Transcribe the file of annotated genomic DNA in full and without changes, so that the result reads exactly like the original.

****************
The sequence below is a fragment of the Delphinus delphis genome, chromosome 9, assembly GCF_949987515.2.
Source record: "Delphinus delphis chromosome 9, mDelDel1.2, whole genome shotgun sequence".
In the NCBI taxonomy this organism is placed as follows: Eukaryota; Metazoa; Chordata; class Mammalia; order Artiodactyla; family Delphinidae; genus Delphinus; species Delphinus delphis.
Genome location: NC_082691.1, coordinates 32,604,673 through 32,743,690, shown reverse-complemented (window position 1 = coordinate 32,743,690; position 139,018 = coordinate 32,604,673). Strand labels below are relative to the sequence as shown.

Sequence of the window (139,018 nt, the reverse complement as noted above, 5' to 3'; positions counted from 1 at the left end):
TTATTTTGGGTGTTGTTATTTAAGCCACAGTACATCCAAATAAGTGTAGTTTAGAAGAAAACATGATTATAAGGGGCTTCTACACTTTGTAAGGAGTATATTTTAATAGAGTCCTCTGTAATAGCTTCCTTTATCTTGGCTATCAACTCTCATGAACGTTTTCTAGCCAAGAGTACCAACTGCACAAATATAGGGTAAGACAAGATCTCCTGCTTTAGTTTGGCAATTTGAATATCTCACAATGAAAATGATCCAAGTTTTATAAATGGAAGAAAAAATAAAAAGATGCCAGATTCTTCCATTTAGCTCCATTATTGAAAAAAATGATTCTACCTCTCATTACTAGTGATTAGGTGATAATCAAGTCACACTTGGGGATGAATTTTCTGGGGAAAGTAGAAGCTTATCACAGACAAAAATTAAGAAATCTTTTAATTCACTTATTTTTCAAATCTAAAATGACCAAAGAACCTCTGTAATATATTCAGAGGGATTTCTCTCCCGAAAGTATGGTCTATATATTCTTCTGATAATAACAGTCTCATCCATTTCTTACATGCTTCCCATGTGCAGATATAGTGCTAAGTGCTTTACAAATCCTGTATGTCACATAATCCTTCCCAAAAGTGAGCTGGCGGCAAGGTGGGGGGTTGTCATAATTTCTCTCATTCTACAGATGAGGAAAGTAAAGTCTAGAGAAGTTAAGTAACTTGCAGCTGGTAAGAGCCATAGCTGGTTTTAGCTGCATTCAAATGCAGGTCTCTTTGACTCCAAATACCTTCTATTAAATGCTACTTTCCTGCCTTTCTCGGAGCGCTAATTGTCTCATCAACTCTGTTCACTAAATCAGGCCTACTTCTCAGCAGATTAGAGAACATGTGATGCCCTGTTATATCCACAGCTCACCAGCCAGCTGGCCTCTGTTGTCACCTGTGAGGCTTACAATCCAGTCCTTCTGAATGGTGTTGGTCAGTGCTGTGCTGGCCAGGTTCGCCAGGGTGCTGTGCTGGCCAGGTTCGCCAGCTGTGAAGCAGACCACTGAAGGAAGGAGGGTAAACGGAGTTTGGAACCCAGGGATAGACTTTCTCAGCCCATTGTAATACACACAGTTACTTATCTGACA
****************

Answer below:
The sequence below is a fragment of the Delphinus delphis genome, chromosome 9, assembly GCF_949987515.2.
Source record: "Delphinus delphis chromosome 9, mDelDel1.2, whole genome shotgun sequence".
In the NCBI taxonomy this organism is placed as follows: Eukaryota; Metazoa; Chordata; class Mammalia; order Artiodactyla; family Delphinidae; genus Delphinus; species Delphinus delphis.
Genome location: NC_082691.1, coordinates 32,604,673 through 32,743,690, shown reverse-complemented (window position 1 = coordinate 32,743,690; position 139,018 = coordinate 32,604,673). Strand labels below are relative to the sequence as shown.

Sequence of the window (139,018 nt, the reverse complement as noted above, 5' to 3'; positions counted from 1 at the left end):
TTATTTTGGGTGTTGTTATTTAAGCCACAGTACATCCAAATAAGTGTAGTTTAGAAGAAAACATGATTATAAGGGGCTTCTACACTTTGTAAGGAGTATATTTTAATAGAGTCCTCTGTAATAGCTTCCTTTATCTTGGCTATCAACTCTCATGAACGTTTTCTAGCCAAGAGTACCAACTGCACAAATATAGGGTAAGACAAGATCTCCTGCTTTAGTTTGGCAATTTGAATATCTCACAATGAAAATGATCCAAGTTTTATAAATGGAAGAAAAAATAAAAAGATGCCAGATTCTTCCATTTAGCTCCATTATTGAAAAAAATGATTCTACCTCTCATTACTAGTGATTAGGTGATAATCAAGTCACACTTGGGGATGAATTTTCTGGGGAAAGTAGAAGCTTATCACAGACAAAAATTAAGAAATCTTTTAATTCACTTATTTTTCAAATCTAAAATGACCAAAGAACCTCTGTAATATATTCAGAGGGATTTCTCTCCCGAAAGTATGGTCTATATATTCTTCTGATAATAACAGTCTCATCCATTTCTTACATGCTTCCCATGTGCAGATATAGTGCTAAGTGCTTTACAAATCCTGTATGTCACATAATCCTTCCCAAAAGTGAGCTGGCGGCAAGGTGGGGGGTTGTCATAATTTCTCTCATTCTACAGATGAGGAAAGTAAAGTCTAGAGAAGTTAAGTAACTTGCAGCTGGTAAGAGCCATAGCTGGTTTTAGCTGCATTCAAATGCAGGTCTCTTTGACTCCAAATACCTTCTATTAAATGCTACTTTCCTGCCTTTCTCGGAGCGCTAATTGTCTCATCAACTCTGTTCACTAAATCAGGCCTACTTCTCAGCAGATTAGAGAACATGTGATGCCCTGTTATATCCACAGCTCACCAGCCAGCTGGCCTCTGTTGTCACCTGTGAGGCTTACAATCCAGTCCTTCTGAATGGTGTTGGTCAGTGCTGTGCTGGCCAGGTTCGCCAGGGTGCTGTGCTGGCCAGGTTCGCCAGCTGTGAAGCAGACCACTGAAGGAAGGAGGGTAAACGGAGTTTGGAACCCAGGGATAGACTTTCTCAGCCCATTGTAATACACACAGTTACTTATCTGACA